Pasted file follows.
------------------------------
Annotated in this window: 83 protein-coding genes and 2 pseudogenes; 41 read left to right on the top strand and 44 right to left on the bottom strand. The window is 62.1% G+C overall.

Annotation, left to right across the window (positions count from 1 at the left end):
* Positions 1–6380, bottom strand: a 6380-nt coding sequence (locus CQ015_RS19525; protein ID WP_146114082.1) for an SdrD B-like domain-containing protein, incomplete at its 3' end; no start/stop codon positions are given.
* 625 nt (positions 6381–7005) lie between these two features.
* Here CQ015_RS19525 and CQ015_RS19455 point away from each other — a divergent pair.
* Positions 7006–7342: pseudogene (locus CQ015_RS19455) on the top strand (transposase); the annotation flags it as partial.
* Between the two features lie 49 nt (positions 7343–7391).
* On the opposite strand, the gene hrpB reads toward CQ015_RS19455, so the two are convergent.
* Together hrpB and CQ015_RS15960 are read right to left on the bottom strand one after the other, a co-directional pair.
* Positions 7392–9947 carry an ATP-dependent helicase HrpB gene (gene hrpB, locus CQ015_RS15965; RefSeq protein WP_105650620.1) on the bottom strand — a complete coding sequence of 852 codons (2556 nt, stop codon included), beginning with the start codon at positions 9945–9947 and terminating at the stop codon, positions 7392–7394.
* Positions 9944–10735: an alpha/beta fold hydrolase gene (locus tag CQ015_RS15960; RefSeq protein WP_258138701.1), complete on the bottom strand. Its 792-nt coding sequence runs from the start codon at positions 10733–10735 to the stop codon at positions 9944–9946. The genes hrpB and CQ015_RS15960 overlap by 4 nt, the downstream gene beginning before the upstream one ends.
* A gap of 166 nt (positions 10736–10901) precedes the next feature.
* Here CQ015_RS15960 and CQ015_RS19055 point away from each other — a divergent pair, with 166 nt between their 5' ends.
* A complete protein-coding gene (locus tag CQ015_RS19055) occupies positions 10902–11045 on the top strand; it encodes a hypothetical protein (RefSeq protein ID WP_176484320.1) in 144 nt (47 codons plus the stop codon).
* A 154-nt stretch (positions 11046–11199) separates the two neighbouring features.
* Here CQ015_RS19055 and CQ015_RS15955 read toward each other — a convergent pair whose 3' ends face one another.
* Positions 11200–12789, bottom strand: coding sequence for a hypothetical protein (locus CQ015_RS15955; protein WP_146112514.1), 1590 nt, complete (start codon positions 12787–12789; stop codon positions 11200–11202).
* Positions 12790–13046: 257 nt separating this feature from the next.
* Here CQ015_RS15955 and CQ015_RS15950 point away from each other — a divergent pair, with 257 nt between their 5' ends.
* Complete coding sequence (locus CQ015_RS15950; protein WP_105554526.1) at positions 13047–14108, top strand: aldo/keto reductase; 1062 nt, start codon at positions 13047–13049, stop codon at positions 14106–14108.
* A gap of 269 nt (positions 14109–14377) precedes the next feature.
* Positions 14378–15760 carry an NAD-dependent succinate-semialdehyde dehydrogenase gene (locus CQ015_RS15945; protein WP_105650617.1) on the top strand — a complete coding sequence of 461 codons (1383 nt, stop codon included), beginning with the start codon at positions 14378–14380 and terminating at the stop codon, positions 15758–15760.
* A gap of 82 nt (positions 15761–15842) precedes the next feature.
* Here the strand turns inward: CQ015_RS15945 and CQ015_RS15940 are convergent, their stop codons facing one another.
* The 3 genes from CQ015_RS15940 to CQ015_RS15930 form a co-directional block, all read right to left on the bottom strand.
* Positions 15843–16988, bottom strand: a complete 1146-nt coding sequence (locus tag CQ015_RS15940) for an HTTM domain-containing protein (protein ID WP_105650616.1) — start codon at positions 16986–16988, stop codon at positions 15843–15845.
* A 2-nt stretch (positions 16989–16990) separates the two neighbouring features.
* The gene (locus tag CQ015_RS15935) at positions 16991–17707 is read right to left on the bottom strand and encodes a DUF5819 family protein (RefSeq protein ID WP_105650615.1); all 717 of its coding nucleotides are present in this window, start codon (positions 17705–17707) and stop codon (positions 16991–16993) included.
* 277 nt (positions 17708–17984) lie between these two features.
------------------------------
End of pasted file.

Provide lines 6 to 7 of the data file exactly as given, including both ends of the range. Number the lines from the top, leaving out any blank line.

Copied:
* Positions 7006–7342: pseudogene (locus CQ015_RS19455) on the top strand (transposase); the annotation flags it as partial.
* Between the two features lie 49 nt (positions 7343–7391).